„During the mobilization in 1938 I dwelt in Hradec Kralove. I served as a military messenger there. Overall mood was perfect. When you are 20 years old you are enthusiastic. We couldn’t imagine what machinery Germans had at their disposal. We thought everything would take just few months. We were making jokes: See you soon on Hitlerplatz in Berlin.
What was you reaction to the demobilization order?
That was bad. We got control of a local armory and we wanted weapons. But our regiment commander told us: ‘Friends soldiers, you have to trust your commanders. We know what is right.’ He calmed the situation down. It was wild. In those days we had a slogan: Give us weapons, we are going after Germans! Now I know of course, it would mean destruction of our nation. Germans would exterminate us. I think the decision not to fight was right. We can compare it with Poland. War swept across their country several times. In our case it would be the same. When we saw our fighters in comparison with German bombers, the bombers proved to be faster. As pilots we knew we had no chance at all.”
“Even in the camp Marianska we illegally continued with scouting. We were able to organize an oath as well. Three underpants were swallowed by it. One white, one red and one blue underpants we used to sew a national flag. When we were marching from the camp Marianska to a pit Eve we hat to pass trough a woodlet. There we lit a small fire for oath ceremonial. As Scouts we met regularly in one barrack until my friend warned me that one of its residents is an informer. I decided to talk to him openly: ‘if you want to denounce us let’s do it now.’ But he replied he was a Scout and he would not turn us in. He admitted, he was informer, but he told me it was his private business. If he wanted to turn us in he would had done it already, he added. He told me, we could continue with meetings in his barrack. Therefore we were covered by the informer.”
„I was waiting for my trial in Pankrac jail. Every day we had a short walk in a yard of the jail. Ill prisoners were walking in an inner small circle, healthy prisoners in a big one around. Once I saw there Zavis Kalandra, communist already sentenced to death. I wanted to talk to him, because I wanted to know, how it was possible he was communist and he would be executed by communists. I was walking in another line, so I had tied my laces until he drew level with me. I asked him: ‘Are you a communist still, even if they have sentenced you to death?’ He replied: ‘I am a communist and I will be executed as communist. But I disagree with their behavior.’ Communism was like a religion for them.”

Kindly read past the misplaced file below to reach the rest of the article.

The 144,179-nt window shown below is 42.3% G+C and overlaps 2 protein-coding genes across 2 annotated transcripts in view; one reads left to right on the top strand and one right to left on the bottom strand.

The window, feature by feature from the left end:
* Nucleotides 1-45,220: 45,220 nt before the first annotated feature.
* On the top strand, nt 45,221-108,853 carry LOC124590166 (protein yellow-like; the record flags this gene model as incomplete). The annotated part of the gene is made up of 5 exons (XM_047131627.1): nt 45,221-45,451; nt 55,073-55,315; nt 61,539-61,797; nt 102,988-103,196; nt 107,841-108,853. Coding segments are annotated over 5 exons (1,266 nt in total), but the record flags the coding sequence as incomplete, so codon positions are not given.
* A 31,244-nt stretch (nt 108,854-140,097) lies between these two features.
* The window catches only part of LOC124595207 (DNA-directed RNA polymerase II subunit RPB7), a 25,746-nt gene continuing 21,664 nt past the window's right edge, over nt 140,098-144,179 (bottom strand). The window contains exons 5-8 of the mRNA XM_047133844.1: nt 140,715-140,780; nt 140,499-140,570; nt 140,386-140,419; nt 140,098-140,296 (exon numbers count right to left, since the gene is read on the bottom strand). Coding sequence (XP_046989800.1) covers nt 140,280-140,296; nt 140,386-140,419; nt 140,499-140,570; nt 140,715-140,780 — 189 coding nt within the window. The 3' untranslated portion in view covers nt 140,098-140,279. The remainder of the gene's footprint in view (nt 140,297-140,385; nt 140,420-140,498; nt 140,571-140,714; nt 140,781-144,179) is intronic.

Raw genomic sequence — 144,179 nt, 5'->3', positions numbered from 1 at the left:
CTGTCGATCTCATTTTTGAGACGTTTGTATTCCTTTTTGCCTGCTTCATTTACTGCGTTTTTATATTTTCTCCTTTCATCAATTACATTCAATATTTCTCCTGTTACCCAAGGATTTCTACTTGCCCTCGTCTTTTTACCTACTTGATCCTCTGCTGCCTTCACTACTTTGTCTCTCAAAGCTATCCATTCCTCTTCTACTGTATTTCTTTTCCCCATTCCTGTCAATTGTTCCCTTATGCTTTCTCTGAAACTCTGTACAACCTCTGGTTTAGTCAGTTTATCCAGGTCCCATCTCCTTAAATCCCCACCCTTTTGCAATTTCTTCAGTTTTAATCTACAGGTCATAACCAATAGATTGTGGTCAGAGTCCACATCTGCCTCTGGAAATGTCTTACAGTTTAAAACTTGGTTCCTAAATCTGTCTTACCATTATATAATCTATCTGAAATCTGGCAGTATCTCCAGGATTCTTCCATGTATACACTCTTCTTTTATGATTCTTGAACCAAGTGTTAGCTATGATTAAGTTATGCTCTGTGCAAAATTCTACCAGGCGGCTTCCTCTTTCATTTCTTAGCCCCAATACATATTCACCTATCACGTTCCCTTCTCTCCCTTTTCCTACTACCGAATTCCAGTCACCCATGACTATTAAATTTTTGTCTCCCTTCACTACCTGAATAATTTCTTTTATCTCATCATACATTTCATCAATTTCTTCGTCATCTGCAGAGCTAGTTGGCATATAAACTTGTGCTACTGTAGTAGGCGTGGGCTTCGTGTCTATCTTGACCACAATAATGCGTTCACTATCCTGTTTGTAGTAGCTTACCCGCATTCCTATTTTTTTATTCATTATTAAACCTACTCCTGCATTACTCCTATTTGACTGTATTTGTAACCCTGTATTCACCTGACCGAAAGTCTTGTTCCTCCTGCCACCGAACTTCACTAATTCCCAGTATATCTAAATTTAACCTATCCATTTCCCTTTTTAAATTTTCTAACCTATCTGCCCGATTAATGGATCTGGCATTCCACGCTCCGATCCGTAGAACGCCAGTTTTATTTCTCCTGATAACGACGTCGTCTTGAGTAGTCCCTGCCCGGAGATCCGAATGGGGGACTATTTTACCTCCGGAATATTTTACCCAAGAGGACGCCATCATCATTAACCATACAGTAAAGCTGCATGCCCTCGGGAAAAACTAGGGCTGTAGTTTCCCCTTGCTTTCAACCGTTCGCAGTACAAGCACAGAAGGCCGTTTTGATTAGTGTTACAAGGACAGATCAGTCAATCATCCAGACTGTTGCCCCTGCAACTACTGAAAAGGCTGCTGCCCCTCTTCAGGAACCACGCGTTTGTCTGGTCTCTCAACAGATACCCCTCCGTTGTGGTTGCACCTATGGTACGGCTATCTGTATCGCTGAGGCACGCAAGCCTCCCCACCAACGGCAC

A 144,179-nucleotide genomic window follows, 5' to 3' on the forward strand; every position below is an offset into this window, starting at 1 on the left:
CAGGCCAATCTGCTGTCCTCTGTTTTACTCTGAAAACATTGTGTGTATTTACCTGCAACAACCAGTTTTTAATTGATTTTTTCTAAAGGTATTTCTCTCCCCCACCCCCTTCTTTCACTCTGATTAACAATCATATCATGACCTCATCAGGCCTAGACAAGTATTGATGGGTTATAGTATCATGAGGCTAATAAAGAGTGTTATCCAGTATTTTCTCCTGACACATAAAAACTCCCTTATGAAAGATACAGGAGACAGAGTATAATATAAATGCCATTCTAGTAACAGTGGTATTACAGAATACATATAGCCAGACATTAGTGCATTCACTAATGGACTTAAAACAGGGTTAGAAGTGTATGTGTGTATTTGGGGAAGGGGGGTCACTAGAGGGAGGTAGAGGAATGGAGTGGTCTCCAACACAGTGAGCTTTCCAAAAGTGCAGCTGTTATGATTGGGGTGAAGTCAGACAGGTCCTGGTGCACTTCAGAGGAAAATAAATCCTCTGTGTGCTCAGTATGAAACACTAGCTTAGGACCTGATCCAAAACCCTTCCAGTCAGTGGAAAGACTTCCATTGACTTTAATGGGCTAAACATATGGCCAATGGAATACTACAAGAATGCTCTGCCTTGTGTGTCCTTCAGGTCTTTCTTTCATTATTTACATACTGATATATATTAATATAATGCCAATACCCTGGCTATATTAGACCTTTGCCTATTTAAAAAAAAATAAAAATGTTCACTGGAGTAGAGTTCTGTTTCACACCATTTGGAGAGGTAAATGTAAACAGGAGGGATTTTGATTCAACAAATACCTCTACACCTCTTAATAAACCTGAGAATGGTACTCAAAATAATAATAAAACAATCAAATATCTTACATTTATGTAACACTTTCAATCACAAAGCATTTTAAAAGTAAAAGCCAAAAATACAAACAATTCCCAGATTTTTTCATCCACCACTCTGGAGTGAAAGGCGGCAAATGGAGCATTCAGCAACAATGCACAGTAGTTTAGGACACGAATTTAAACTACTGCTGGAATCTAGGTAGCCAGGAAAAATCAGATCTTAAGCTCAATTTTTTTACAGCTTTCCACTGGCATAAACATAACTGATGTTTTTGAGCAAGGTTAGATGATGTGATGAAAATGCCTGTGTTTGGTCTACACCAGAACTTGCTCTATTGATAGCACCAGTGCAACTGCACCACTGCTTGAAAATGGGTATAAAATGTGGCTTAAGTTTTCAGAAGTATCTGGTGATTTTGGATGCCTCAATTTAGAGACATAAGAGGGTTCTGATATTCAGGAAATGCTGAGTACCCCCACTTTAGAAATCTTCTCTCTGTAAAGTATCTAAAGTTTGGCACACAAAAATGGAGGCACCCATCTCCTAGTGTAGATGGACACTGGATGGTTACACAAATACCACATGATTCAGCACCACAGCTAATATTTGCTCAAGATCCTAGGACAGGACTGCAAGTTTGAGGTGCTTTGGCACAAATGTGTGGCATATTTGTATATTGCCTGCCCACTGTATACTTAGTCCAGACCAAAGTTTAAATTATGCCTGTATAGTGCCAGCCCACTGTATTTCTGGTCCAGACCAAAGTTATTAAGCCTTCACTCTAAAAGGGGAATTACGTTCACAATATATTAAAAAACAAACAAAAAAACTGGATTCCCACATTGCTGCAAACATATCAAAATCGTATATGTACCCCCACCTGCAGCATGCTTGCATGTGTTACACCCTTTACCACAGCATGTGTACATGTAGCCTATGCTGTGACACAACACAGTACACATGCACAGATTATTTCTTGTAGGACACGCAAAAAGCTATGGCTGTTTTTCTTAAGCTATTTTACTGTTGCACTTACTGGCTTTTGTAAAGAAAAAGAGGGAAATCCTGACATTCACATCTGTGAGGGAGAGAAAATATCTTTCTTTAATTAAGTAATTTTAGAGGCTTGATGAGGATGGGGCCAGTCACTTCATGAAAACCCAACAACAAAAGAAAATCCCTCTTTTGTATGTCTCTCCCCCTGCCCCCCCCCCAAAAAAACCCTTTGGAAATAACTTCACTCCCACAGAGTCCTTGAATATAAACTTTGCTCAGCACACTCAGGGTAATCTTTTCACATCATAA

“Even in the camp Marianska we illegally continued with scouting. We were able to organize an oath as well. Three underpants were swallowed by it. One white, one red and one blue underpants we used to sew a national flag.”
Eduard Marek was born on 17th March in 1917 in Prague. From his very youth he became a member of The Scout movement. In 1936 he voluntarily enlisted military service. He joined the first air force regiment of TGM. After he left the army in 1939 Marek took over a family real estate agency. During the war Marek was supporting his Jewish friend F. Reimann. For this he was detained on 8th May in 1942 and sentenced for several months in prison. After his release Marek found a job at a BANANS Company in Prague and pursued illegal Scout movement. During Prague uprising in May 1945 he served as a military messenger. After the war Marek reopened his real estate agency, he led a Scout group as well. When communists seized power in January 1948, Marek with his friends established a resistance group called ‘Dr. E. Benes‘. The Group was connected to French espionage. Unfortunately early in 1949 the group was betrayed. Marek was convicted to ten years imprisonment for anti-state activities in group of Richard Lederer. Marek‘s wife was given an eleven-year sentence, their six years old son Eduard was put in a young home in Pocernice. At first Marek was placed to labor camp Svatopluk in Horni Slavkov. After two years he was moved to Bory and then to labor camp Marianska in Jachymov area, where he had been sorting uranium ore. Eduard Marek was released on parole in 1956 after seven years in prison. He again started to pursue an illegal Scout group. Eduard Marek died on January 23, 2022.